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Clarke, Samuel (1675-1729)
A collection of papers, which passed between the late learned Mr. Leibnitz, and Dr.Clarke, in the years 1715 and 1716 : relating to the principles of natural philosophy and religion.
London : Printed for James Knapton ..., 1717.

Image from Clarke's A collection of papers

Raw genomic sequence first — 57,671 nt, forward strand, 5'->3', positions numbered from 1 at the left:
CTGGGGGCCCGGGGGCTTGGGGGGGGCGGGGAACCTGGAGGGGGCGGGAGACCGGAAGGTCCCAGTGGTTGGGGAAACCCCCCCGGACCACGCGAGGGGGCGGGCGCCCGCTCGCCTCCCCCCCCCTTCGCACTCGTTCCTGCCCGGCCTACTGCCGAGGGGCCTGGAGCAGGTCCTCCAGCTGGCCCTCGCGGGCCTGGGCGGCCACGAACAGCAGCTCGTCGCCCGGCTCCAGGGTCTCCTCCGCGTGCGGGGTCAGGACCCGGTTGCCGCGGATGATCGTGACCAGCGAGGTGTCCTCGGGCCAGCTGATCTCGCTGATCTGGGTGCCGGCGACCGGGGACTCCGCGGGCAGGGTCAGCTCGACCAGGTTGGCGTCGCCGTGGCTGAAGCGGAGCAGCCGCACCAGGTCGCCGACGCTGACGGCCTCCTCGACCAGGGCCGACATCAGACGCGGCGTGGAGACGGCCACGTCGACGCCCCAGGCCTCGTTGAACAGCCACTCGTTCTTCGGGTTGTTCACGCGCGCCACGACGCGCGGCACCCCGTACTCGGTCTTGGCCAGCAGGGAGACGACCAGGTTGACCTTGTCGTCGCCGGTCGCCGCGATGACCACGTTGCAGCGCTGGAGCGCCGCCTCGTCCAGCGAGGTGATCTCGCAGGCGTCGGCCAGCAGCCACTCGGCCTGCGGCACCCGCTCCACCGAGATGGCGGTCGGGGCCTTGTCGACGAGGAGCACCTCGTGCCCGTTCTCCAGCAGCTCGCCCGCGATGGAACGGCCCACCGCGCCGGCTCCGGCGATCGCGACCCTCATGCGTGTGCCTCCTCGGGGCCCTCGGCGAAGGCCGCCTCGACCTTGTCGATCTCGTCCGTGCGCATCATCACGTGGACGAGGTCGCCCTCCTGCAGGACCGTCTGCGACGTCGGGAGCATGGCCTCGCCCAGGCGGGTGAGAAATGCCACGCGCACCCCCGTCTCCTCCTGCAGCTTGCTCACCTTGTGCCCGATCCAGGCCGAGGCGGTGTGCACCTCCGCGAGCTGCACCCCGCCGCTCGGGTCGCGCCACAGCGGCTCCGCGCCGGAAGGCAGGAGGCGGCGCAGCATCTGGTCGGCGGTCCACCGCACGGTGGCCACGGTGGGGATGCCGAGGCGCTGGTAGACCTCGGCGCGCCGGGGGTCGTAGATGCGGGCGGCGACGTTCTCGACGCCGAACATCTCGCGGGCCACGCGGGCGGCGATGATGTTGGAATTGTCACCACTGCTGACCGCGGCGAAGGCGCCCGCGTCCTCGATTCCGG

The Leibniz/Clarke correspondence is one of the richest early modern sources of discussion about the philosophical implications of Newton’s natural philosophy. It comprises an exchange of ten letters, or papers, which explore a range of issues with a striking clarity and depth. The exchange is best known for its discussion of absolute vs relative space, but many other fundamental questions in metaphysics are examined. There are treatments of the impact of Newton’s thought for religion, discussions of the nature of the void, the Principle of Sufficient Reason and the Identity of Indiscernibles. This first edition was prepared for publication by the divine Samuel Clarke (1675-1729) and quickly became immensely popular.

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